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Thread: An interesting SCOTUS decision

  1. #1
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    An interesting SCOTUS decision

    The Supreme Court has just ruled in a potentially significant 4th Amendment case that also peripherally involved firearms. The case originated in Rhode Island; the name of the case is Caniglia v. Strom, et al.

    The back story is that a man had an argument with his wife. She left the house and spent the night elsewhere, and in the morning she called the cops and asked for a welfare check because she was concerned that her husband might be suicidal. When the cops got there the guy did not appear to be suicidal but they persuaded him to go to a mental health clinic to be checked out.

    While he was doing that, the cops lied to the wife and told her that her husband had given his permission for them to take his firearms. On the basis of that lie, the wife allowed them to enter the house and take two handguns. The guy was cleared by the mental health clinic, but the police refused to return his guns, so he sued. Two lower courts ruled against him, and it eventually made it to the Supreme Court. The Supreme Court ruled -- by a 9-0 vote -- that the police did NOT have a right to enter the home or to seize the man's property.

    https://www.supremecourt.gov/opinion...0-157_8mjp.pdf
    Hawkmoon
    On a good day, can hit the broad side of a barn ... from the inside
    Likes (3) :
    Doran (19th May 2021), John (18th May 2021), Rick McC. (19th May 2021)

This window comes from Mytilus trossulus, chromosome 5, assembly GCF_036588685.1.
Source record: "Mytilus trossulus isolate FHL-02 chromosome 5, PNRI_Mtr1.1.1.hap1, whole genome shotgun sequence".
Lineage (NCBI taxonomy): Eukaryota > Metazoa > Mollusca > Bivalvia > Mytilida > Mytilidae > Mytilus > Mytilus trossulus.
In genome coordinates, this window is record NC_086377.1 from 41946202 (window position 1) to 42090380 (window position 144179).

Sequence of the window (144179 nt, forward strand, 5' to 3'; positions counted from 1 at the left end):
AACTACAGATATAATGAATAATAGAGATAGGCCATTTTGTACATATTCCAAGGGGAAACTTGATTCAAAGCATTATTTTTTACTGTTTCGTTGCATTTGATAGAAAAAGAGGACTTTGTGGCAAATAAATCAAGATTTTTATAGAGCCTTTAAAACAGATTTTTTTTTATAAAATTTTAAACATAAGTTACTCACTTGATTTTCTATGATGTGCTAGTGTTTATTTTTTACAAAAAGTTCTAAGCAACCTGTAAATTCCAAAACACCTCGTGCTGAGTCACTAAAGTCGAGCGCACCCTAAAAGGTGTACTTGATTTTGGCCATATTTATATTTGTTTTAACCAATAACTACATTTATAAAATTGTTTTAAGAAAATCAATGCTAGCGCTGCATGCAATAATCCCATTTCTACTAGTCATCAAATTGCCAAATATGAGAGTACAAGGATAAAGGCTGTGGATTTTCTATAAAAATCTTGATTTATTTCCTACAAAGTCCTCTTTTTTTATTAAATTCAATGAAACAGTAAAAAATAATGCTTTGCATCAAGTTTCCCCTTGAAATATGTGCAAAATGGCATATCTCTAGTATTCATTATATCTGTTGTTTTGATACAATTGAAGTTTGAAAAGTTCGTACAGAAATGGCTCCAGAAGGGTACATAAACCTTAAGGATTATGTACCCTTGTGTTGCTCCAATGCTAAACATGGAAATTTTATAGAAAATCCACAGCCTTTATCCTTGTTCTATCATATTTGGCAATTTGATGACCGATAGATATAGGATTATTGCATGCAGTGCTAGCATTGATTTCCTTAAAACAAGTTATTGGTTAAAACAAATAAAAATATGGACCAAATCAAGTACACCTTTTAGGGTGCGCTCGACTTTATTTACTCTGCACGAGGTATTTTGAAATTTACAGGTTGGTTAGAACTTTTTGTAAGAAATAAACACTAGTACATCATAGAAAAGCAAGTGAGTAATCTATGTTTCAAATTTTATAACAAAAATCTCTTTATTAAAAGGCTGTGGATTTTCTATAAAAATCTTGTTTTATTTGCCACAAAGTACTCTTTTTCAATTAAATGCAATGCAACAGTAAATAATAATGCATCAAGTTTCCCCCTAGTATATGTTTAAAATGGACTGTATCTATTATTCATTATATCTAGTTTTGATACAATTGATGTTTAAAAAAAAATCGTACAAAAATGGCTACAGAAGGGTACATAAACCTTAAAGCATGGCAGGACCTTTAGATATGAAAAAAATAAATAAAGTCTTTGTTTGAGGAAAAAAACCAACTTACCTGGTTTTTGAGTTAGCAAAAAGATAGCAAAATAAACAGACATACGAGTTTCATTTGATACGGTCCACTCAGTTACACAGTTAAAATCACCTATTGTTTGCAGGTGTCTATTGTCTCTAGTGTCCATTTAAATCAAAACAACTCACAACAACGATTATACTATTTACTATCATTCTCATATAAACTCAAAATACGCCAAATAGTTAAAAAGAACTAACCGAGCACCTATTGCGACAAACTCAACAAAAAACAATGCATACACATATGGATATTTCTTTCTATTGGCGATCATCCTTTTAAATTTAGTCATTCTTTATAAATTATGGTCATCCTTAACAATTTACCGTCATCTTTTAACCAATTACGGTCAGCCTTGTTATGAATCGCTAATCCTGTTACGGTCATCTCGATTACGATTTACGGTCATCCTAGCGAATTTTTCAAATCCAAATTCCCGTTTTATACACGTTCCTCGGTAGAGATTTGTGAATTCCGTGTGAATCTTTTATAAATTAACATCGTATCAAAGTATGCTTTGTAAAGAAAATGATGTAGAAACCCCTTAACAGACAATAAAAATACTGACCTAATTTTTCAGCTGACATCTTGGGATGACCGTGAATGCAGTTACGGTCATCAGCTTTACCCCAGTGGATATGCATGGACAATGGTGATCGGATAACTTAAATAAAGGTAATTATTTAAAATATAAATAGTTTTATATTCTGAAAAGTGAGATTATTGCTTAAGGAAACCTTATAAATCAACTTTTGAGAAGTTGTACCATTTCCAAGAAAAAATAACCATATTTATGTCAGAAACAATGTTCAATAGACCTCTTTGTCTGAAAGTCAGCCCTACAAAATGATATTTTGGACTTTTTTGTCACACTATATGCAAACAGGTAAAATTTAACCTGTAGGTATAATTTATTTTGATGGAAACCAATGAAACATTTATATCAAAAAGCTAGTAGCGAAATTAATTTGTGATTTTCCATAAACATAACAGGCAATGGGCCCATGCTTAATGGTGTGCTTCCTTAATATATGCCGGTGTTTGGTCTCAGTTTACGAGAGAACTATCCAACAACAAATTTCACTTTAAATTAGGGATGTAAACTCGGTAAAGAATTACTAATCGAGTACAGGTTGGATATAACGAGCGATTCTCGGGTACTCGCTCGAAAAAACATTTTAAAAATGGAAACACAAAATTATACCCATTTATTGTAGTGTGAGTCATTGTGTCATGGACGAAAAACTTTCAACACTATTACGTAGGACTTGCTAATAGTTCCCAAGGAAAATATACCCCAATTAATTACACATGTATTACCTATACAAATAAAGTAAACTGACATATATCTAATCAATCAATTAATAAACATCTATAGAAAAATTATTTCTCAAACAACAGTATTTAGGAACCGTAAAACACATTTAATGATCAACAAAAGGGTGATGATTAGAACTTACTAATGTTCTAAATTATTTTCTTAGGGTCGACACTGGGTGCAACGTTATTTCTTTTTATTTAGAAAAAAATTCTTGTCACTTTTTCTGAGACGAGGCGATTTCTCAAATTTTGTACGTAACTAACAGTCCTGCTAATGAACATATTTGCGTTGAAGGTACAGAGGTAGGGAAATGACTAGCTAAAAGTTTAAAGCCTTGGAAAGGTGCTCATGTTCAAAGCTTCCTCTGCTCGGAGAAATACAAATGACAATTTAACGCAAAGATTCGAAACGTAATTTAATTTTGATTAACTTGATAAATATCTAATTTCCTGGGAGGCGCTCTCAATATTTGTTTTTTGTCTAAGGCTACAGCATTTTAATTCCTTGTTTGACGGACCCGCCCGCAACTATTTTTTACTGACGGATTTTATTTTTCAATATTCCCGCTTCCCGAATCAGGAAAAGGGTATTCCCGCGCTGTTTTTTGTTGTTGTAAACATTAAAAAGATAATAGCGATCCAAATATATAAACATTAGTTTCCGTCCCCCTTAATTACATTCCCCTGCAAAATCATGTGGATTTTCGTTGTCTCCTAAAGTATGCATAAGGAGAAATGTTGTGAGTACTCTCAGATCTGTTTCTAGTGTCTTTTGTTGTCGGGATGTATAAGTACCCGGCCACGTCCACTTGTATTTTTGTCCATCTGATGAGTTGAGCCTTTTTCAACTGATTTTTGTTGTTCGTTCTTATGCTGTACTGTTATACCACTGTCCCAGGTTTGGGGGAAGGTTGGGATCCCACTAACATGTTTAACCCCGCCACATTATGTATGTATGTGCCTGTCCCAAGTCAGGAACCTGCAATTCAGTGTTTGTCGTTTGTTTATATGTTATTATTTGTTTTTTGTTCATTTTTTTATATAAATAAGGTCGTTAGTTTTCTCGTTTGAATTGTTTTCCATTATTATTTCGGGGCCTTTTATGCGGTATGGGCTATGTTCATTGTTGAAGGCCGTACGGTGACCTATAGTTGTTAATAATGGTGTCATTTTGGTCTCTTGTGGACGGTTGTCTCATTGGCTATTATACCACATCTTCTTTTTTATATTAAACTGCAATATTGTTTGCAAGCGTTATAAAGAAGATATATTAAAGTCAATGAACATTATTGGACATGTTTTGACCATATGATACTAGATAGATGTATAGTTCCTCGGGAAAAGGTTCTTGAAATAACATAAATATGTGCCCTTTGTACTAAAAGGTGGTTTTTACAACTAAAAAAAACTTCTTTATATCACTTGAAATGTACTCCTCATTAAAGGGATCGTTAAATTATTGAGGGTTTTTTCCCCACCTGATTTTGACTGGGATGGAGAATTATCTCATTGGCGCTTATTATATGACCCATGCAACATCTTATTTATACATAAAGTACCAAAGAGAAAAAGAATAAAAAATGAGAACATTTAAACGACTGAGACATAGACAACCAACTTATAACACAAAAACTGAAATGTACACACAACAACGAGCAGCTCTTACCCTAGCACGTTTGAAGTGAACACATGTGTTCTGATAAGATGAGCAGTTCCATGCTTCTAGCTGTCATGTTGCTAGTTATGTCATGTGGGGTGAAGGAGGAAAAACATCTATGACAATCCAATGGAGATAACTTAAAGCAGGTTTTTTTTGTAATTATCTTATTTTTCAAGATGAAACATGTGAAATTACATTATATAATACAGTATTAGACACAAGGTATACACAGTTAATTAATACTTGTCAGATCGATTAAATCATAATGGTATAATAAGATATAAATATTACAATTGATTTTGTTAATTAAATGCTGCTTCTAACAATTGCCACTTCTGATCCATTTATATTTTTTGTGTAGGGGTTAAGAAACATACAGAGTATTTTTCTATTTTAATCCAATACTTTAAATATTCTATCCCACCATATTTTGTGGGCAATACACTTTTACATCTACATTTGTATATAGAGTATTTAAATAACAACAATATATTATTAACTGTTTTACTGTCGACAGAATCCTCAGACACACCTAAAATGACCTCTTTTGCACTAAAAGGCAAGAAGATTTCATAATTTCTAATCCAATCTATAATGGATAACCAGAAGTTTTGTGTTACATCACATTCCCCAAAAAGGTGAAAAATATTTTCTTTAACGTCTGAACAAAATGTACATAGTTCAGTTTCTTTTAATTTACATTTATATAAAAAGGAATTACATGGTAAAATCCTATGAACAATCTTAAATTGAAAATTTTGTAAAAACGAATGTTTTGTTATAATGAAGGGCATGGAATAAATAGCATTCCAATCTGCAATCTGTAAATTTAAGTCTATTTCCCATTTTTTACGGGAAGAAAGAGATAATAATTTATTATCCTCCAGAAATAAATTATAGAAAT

Last edited by Hawkmoon; 18th May 2021 at 09:34.


  2. #2
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    Might affect a lot of past confiscation cases.

  3. #3
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    The key to this 9-0 decision might be the false statement to the wife that her husband had granted them permission to enter. That's probably why the decision was 9-0.
    i sold all my handguns. . . . . . . . . . except for the 1911 style pistols in .45 ACP.

  4. #4
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    9-0 is usually a message to lower courts that they messed up
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    MuyModesto (21st May 2021)



  5. #5
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    Decent follow-up article in Forbes:

    https://www.forbes.com/sites/nicksib...h=fa9161e2829f
    Hawkmoon
    On a good day, can hit the broad side of a barn ... from the inside
    Likes (1) :
    MuyModesto (22nd May 2021)


  6. #6
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    Some details: IOWA, LOUISIANA, MINNESOTA, MONTANA, OKLAHOMA, SOUTH CAROLINA, SOUTH DAKOTA, TEXAS, AND UTAH along with the feds filed briefs in favor of Rhode Island's side




    the community caretaking exception was designed for cases involving impounded cars and highway safety, on the grounds that police are often called to car accidents to remove nuisances like inoperable vehicles on public roads.
    Holding: Neither the holding nor logic of Cady v. Dombrowski [the case that started the "community caretaking exception"] justifies the removal of Edward Caniglia’s firearms from his home by police officers under a “community caretaking exception” to the Fourth Amendment’s warrant requirement.

  7. #7
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    It is disappointing that most of the states that supported the Rhode Island position are what we generally think of as conservative states. That said, most states' attorneys general tend to be supportive of their state police, so I suppose it should not be a surprise that they filed briefs supporting the police. Perhaps more surprising is that none of the northeatern states surrounding Rhode Island filed to support their position.
    Hawkmoon
    On a good day, can hit the broad side of a barn ... from the inside
    Likes (1) :
    Mark75H (22nd May 2021)


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